- Timing to Present Agreement to Employee: A noncompete agreement provided to an employee at the start of employment must be provided to the employee at the time of the offer of employment or 10 business days prior to starting employment, whichever is earlier. Additionally, a noncompete agreement presented to an employee during employment must be provided to the employee 10 business days prior to taking effect and must be supported by "fair and reasonable consideration independent from the continuation of employment."
- One-Year Duration: A noncompete agreement may not exceed one year from the termination of employment, unless the employee has breached fiduciary duties or has taken property belonging to the employer, in which case the agreement may extend to two years.
- Restricted Activities: The restriction must be reasonable, and "[a] restriction on activities that protects a legitimate business interest and is limited to only the specific types of services provided by the employee at any time during the last 2 years of employment is presumptively reasonable."
- Geographic Scope: The geographic scope must be reasonable, and "[a] geographic reach that is limited to only the geographic areas in which the employee, during any time within the last two years of employment, provided services or had a material presence or influence is presumptively reasonable."
- "Garden Leave" or Other Consideration Required: A unique requirement is that a noncompete agreement must include a "garden leave" clause or "other mutually agreed-upon consideration." Garden leave is a payment of at least 50 percent of the employee's highest base salary during the preceding two years for the duration of the restricted period. The employer may avoid paying the garden leave only if the employee breaches the noncompete, or if the noncompete is extended beyond 12 months because the employee took the employer's property. The Noncompete Act does not provide guidance on what constitutes "other mutually agreed-upon consideration."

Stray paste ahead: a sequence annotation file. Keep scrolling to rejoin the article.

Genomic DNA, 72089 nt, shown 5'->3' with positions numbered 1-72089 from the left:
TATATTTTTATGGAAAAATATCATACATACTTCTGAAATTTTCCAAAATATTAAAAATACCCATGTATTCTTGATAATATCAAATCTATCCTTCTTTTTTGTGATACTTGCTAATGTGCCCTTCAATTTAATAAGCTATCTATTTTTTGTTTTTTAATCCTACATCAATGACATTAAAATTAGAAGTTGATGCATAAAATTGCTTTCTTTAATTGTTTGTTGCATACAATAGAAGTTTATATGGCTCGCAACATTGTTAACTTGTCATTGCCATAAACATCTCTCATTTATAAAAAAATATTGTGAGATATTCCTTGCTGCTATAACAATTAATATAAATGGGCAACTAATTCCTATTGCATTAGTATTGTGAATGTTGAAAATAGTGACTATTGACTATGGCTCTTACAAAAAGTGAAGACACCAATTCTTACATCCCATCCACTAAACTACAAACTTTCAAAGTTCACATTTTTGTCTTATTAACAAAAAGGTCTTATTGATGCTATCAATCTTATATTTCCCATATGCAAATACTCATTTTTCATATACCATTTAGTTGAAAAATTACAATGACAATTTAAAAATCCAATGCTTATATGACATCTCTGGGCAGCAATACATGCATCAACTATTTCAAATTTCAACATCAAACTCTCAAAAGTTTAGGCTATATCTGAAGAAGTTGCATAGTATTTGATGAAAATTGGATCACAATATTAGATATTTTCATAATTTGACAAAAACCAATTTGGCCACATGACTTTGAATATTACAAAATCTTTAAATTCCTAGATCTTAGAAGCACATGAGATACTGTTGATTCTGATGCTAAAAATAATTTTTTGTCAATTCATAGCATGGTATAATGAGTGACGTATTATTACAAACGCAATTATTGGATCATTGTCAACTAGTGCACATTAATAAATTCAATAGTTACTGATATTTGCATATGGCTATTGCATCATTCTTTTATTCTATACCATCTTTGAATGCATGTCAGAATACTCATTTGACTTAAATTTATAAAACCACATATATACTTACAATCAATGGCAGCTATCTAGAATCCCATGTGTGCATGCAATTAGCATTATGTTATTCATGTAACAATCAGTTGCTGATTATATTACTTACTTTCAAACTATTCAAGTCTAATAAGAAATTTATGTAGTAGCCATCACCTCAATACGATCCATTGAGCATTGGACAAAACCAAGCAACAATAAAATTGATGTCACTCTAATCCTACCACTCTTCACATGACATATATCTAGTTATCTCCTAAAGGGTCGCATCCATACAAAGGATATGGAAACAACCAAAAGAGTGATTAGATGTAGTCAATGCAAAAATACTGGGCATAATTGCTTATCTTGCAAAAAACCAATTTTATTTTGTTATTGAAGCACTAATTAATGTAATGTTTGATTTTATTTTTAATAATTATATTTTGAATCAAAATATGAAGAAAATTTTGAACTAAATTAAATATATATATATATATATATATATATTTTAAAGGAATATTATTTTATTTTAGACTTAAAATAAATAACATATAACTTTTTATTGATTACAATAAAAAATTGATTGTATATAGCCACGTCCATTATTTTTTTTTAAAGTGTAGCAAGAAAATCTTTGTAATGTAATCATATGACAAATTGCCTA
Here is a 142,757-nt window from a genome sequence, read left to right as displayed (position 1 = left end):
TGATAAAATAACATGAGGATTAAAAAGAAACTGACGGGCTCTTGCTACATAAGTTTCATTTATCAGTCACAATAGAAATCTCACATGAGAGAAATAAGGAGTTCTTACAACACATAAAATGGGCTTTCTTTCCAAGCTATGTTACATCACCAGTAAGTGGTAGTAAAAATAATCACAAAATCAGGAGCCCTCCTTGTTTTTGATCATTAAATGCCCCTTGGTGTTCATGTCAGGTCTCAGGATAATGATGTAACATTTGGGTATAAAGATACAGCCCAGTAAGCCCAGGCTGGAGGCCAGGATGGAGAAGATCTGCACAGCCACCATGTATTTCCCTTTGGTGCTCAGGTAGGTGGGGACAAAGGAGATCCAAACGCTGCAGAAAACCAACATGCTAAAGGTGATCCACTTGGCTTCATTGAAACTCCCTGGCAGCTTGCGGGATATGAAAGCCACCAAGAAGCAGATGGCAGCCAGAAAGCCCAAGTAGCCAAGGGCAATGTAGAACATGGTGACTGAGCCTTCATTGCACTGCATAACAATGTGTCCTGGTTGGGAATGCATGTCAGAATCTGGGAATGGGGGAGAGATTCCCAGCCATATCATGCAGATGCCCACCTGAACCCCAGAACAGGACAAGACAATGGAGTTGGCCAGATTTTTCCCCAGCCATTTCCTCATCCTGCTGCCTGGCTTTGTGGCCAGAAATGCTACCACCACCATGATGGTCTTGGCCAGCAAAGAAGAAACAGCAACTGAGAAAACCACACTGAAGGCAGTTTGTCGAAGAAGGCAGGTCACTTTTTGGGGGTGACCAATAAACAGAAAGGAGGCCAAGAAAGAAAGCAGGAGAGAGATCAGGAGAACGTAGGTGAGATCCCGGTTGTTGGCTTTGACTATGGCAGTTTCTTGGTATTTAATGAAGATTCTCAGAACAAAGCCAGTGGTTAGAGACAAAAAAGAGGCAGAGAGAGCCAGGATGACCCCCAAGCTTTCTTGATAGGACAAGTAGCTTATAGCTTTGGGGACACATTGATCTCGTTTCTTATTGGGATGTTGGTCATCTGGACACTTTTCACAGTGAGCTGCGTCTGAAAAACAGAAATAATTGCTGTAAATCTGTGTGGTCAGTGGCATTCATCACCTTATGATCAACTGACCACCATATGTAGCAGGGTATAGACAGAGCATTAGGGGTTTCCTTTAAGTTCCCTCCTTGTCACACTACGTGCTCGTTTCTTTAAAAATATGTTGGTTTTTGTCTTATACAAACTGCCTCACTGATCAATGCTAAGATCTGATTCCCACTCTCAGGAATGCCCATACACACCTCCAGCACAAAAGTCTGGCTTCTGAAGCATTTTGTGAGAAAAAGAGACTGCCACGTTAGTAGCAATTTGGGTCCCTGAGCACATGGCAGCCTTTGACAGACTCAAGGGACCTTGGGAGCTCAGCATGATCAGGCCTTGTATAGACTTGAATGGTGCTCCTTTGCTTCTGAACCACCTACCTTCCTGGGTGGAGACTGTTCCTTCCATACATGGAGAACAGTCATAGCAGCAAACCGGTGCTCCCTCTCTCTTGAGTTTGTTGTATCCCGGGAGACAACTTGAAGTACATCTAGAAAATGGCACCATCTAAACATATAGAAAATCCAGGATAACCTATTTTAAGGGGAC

- Reason for Termination Affects Enforceability: An employer cannot enforce a noncompete agreement against an employee who is terminated without cause or laid off. The Noncompete Act does not define "cause."
- Noncompetes Prohibited for Certain Workers: The Noncompete Act prohibits an employer from entering into a noncompete agreement with: employees who are nonexempt under the Fair Labor Standards Act; undergraduate or graduate students who are in an internship program or other short-term employment relationship with an employer (whether paid or unpaid) while enrolled in a full-time or part-time undergraduate or graduate educational institution; employees under age 18.
Holland & Knight's recent client alert provides further information on the Massachusetts Noncompetition Agreement Act.
The content of this article is intended to provide a general guide to the subject matter. Specialist advice should be sought about your specific circumstances.